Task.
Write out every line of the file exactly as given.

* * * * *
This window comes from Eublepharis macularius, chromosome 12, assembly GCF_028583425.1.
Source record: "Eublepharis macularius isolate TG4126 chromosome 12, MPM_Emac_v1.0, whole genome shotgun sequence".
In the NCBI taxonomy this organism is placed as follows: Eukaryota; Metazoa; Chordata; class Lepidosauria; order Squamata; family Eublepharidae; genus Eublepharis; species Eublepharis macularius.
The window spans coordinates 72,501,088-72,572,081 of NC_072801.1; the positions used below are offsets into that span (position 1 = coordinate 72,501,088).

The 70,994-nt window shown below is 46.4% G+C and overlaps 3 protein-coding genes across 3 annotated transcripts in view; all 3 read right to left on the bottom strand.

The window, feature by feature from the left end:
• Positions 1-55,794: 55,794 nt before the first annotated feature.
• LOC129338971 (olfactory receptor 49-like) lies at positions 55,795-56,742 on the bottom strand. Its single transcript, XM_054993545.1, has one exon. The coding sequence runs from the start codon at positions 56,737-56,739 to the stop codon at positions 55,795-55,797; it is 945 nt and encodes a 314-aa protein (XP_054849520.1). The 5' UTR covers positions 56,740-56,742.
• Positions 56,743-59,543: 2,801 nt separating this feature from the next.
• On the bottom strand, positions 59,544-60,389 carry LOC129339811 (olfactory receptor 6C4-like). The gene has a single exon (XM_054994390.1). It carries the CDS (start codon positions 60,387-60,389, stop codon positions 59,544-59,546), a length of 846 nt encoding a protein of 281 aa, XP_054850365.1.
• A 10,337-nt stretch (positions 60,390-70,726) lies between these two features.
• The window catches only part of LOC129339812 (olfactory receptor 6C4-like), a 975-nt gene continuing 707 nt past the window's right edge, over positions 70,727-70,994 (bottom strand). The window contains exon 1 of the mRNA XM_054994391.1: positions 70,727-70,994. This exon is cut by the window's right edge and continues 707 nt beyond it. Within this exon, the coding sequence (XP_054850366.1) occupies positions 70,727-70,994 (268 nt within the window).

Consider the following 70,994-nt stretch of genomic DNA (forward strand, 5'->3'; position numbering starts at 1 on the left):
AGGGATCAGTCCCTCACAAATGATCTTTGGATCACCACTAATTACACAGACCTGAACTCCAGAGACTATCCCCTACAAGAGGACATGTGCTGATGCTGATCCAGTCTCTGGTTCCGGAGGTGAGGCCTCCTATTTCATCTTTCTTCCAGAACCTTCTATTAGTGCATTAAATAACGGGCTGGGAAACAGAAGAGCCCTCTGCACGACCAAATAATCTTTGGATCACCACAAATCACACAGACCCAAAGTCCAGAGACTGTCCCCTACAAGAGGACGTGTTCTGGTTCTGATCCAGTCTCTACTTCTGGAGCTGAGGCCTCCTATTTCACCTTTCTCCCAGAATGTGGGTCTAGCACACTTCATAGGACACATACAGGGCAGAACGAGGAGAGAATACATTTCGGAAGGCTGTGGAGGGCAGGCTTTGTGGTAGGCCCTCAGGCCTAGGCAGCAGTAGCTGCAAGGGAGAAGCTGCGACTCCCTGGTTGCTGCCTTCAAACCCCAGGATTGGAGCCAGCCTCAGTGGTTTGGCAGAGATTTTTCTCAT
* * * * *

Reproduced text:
This window comes from Eublepharis macularius, chromosome 12, assembly GCF_028583425.1.
Source record: "Eublepharis macularius isolate TG4126 chromosome 12, MPM_Emac_v1.0, whole genome shotgun sequence".
In the NCBI taxonomy this organism is placed as follows: Eukaryota; Metazoa; Chordata; class Lepidosauria; order Squamata; family Eublepharidae; genus Eublepharis; species Eublepharis macularius.
The window spans coordinates 72,501,088-72,572,081 of NC_072801.1; the positions used below are offsets into that span (position 1 = coordinate 72,501,088).

The 70,994-nt window shown below is 46.4% G+C and overlaps 3 protein-coding genes across 3 annotated transcripts in view; all 3 read right to left on the bottom strand.

The window, feature by feature from the left end:
• Positions 1-55,794: 55,794 nt before the first annotated feature.
• LOC129338971 (olfactory receptor 49-like) lies at positions 55,795-56,742 on the bottom strand. Its single transcript, XM_054993545.1, has one exon. The coding sequence runs from the start codon at positions 56,737-56,739 to the stop codon at positions 55,795-55,797; it is 945 nt and encodes a 314-aa protein (XP_054849520.1). The 5' UTR covers positions 56,740-56,742.
• Positions 56,743-59,543: 2,801 nt separating this feature from the next.
• On the bottom strand, positions 59,544-60,389 carry LOC129339811 (olfactory receptor 6C4-like). The gene has a single exon (XM_054994390.1). It carries the CDS (start codon positions 60,387-60,389, stop codon positions 59,544-59,546), a length of 846 nt encoding a protein of 281 aa, XP_054850365.1.
• A 10,337-nt stretch (positions 60,390-70,726) lies between these two features.
• The window catches only part of LOC129339812 (olfactory receptor 6C4-like), a 975-nt gene continuing 707 nt past the window's right edge, over positions 70,727-70,994 (bottom strand). The window contains exon 1 of the mRNA XM_054994391.1: positions 70,727-70,994. This exon is cut by the window's right edge and continues 707 nt beyond it. Within this exon, the coding sequence (XP_054850366.1) occupies positions 70,727-70,994 (268 nt within the window).

Consider the following 70,994-nt stretch of genomic DNA (forward strand, 5'->3'; position numbering starts at 1 on the left):
AGGGATCAGTCCCTCACAAATGATCTTTGGATCACCACTAATTACACAGACCTGAACTCCAGAGACTATCCCCTACAAGAGGACATGTGCTGATGCTGATCCAGTCTCTGGTTCCGGAGGTGAGGCCTCCTATTTCATCTTTCTTCCAGAACCTTCTATTAGTGCATTAAATAACGGGCTGGGAAACAGAAGAGCCCTCTGCACGACCAAATAATCTTTGGATCACCACAAATCACACAGACCCAAAGTCCAGAGACTGTCCCCTACAAGAGGACGTGTTCTGGTTCTGATCCAGTCTCTACTTCTGGAGCTGAGGCCTCCTATTTCACCTTTCTCCCAGAATGTGGGTCTAGCACACTTCATAGGACACATACAGGGCAGAACGAGGAGAGAATACATTTCGGAAGGCTGTGGAGGGCAGGCTTTGTGGTAGGCCCTCAGGCCTAGGCAGCAGTAGCTGCAAGGGAGAAGCTGCGACTCCCTGGTTGCTGCCTTCAAACCCCAGGATTGGAGCCAGCCTCAGTGGTTTGGCAGAGATTTTTCTCAT